This case is similar to an older case, where an employer asked an employee “what is going on?” and the employee voluntarily revealed that he suffered from severe migraines as a result of head trauma he had experienced years before. After the employee resigned, the employer told other companies that called for a reference check that the employee suffered from migraines and had not always followed call-in procedures when he was out sick. The employee sued and lost under the same reasoning in the Perez case: it was the employee who had voluntarily revealed his medical condition, and the employer was not prohibited under the ADA from repeating the employee’s prior disclosure.
Employers should be comforted to know that the ADA’s confidentiality prohibition is not being expanded. Employers should recall that they do have a legal obligation to keep health-related information the employer might receive through the employer’s own inquiries or examinations confidential, and to keep the employee’s medical records separate from the general personnel file and limit access to those with a need to know. However, in this age of self-disclosure, especially through social media, it is nice to know that employers cannot be held liable for simply knowing about medical conditions that the employee chooses to reveal.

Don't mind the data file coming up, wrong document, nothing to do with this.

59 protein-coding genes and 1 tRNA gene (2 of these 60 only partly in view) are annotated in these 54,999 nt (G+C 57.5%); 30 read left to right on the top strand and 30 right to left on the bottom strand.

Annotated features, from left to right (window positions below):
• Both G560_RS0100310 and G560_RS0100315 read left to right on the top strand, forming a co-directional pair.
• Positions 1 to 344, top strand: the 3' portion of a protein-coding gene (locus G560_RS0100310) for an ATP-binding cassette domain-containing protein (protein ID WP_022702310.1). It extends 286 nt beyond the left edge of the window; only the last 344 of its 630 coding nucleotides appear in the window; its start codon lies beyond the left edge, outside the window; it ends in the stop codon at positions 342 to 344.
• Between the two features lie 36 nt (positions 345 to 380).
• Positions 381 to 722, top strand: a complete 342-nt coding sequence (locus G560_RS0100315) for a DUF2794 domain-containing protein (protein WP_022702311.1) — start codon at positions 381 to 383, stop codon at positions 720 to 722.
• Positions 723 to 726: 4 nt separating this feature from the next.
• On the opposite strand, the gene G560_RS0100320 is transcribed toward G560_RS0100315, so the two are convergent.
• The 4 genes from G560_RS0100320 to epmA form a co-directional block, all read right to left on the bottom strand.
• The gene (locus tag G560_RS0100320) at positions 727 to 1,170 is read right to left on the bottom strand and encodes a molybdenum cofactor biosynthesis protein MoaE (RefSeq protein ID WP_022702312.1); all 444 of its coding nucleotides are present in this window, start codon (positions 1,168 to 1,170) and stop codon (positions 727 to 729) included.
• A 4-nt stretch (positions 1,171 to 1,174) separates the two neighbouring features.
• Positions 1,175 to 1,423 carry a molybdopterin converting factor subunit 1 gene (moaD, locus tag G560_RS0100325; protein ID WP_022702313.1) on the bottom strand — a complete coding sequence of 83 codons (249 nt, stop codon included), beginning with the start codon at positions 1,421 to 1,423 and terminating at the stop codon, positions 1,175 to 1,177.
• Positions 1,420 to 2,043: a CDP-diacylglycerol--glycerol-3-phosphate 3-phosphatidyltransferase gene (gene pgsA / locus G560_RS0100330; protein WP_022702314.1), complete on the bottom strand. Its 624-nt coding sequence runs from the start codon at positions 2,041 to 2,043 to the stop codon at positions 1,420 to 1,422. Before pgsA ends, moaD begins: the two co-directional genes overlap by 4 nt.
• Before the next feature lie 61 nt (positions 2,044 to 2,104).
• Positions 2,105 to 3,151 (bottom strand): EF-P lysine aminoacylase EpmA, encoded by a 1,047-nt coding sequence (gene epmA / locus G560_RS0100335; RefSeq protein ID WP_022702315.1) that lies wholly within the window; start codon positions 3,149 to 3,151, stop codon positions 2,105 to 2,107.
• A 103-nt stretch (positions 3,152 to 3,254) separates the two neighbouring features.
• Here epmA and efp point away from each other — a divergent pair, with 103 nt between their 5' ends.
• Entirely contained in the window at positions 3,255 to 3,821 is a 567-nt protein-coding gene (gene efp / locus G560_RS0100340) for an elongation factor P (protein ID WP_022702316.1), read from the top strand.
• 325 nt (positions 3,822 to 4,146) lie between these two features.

Perez v. Denver Fire Department, No. 17-1128 (10th Cir. 2/7/18)